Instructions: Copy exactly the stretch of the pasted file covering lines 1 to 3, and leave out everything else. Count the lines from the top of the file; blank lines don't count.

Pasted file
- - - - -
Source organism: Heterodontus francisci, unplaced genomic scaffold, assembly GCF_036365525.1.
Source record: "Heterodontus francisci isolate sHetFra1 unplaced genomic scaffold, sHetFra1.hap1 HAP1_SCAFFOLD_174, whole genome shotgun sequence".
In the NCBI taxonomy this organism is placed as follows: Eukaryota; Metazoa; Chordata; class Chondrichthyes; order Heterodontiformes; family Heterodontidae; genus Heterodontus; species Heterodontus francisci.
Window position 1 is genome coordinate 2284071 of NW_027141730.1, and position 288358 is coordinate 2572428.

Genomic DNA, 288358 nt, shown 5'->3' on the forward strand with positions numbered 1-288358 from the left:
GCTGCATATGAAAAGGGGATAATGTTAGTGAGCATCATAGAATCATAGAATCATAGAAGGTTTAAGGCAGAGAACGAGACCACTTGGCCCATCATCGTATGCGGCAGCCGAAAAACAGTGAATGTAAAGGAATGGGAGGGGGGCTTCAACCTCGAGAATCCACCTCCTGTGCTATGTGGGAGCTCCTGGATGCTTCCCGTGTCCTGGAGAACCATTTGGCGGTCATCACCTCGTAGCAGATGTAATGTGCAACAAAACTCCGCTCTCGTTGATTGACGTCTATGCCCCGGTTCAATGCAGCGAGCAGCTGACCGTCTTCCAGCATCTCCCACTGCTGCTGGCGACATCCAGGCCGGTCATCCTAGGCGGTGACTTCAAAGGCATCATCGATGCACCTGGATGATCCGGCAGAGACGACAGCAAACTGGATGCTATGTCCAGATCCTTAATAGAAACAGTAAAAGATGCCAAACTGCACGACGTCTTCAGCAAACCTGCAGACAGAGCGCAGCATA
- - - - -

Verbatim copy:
Source organism: Heterodontus francisci, unplaced genomic scaffold, assembly GCF_036365525.1.
Source record: "Heterodontus francisci isolate sHetFra1 unplaced genomic scaffold, sHetFra1.hap1 HAP1_SCAFFOLD_174, whole genome shotgun sequence".
In the NCBI taxonomy this organism is placed as follows: Eukaryota; Metazoa; Chordata; class Chondrichthyes; order Heterodontiformes; family Heterodontidae; genus Heterodontus; species Heterodontus francisci.